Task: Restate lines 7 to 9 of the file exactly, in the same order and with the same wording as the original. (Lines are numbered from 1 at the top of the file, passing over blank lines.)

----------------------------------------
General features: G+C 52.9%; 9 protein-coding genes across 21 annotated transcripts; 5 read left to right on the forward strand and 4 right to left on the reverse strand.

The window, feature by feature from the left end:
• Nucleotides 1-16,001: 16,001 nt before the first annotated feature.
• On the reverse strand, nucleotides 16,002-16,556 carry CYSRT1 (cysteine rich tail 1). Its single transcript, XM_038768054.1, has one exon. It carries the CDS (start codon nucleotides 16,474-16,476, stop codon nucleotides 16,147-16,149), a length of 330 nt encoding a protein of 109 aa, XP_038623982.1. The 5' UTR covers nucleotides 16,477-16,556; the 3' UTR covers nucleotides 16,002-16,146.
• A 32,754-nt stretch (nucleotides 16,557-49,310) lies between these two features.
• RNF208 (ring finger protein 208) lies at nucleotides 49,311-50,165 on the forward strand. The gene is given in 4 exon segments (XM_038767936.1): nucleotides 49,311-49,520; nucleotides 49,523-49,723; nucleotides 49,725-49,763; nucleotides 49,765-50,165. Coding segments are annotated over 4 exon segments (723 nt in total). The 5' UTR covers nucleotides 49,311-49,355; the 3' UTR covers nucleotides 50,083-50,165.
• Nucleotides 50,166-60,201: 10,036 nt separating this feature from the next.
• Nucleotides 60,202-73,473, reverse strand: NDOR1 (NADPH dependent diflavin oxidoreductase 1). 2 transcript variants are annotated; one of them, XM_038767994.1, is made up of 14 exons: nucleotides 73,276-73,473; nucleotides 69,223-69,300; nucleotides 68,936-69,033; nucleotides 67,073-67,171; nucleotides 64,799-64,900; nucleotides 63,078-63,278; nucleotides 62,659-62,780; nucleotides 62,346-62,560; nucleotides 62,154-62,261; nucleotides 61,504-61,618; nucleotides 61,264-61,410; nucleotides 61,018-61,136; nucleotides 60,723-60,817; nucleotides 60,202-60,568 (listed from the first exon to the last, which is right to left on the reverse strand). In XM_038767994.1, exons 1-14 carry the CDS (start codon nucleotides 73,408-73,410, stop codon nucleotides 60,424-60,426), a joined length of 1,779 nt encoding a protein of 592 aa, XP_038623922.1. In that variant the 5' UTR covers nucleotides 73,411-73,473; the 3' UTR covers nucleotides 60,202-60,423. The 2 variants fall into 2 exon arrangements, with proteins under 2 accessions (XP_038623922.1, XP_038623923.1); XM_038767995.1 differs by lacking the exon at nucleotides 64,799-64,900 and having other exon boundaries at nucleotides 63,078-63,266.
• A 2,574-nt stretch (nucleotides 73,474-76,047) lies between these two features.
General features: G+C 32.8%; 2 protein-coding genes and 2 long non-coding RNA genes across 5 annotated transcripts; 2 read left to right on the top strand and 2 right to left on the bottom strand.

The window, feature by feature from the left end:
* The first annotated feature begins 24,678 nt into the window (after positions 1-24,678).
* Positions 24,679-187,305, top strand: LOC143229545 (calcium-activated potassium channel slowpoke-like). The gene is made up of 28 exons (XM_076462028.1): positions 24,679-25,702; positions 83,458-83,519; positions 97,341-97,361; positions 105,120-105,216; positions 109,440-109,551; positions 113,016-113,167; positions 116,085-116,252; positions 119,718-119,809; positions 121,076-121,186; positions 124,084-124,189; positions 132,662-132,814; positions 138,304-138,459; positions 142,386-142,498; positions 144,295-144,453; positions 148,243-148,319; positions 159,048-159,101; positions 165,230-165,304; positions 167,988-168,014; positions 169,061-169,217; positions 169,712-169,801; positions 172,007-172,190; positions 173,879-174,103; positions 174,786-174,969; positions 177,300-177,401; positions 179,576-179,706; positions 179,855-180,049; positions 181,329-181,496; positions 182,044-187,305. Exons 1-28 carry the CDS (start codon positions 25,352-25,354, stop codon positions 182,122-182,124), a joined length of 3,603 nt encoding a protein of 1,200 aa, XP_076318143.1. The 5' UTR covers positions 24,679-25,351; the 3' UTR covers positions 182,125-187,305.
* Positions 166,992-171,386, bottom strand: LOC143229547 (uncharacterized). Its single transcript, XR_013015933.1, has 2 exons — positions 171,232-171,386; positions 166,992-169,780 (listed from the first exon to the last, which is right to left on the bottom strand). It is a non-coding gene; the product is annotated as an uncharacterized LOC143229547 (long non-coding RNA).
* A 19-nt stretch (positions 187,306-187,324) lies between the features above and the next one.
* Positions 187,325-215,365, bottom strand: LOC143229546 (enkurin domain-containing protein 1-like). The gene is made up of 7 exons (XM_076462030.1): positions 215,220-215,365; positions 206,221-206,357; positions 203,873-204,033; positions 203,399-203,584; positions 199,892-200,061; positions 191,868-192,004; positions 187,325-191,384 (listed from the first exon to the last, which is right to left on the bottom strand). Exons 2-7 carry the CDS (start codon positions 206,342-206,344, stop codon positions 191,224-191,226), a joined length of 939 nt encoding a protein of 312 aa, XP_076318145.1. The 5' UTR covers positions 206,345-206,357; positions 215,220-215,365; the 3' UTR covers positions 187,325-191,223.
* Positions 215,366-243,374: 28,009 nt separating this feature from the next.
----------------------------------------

• Nucleotides 50,166-60,201: 10,036 nt separating this feature from the next.
• Nucleotides 60,202-73,473, reverse strand: NDOR1 (NADPH dependent diflavin oxidoreductase 1). 2 transcript variants are annotated; one of them, XM_038767994.1, is made up of 14 exons: nucleotides 73,276-73,473; nucleotides 69,223-69,300; nucleotides 68,936-69,033; nucleotides 67,073-67,171; nucleotides 64,799-64,900; nucleotides 63,078-63,278; nucleotides 62,659-62,780; nucleotides 62,346-62,560; nucleotides 62,154-62,261; nucleotides 61,504-61,618; nucleotides 61,264-61,410; nucleotides 61,018-61,136; nucleotides 60,723-60,817; nucleotides 60,202-60,568 (listed from the first exon to the last, which is right to left on the reverse strand). In XM_038767994.1, exons 1-14 carry the CDS (start codon nucleotides 73,408-73,410, stop codon nucleotides 60,424-60,426), a joined length of 1,779 nt encoding a protein of 592 aa, XP_038623922.1. In that variant the 5' UTR covers nucleotides 73,411-73,473; the 3' UTR covers nucleotides 60,202-60,423. The 2 variants fall into 2 exon arrangements, with proteins under 2 accessions (XP_038623922.1, XP_038623923.1); XM_038767995.1 differs by lacking the exon at nucleotides 64,799-64,900 and having other exon boundaries at nucleotides 63,078-63,266.
• A 2,574-nt stretch (nucleotides 73,474-76,047) lies between these two features.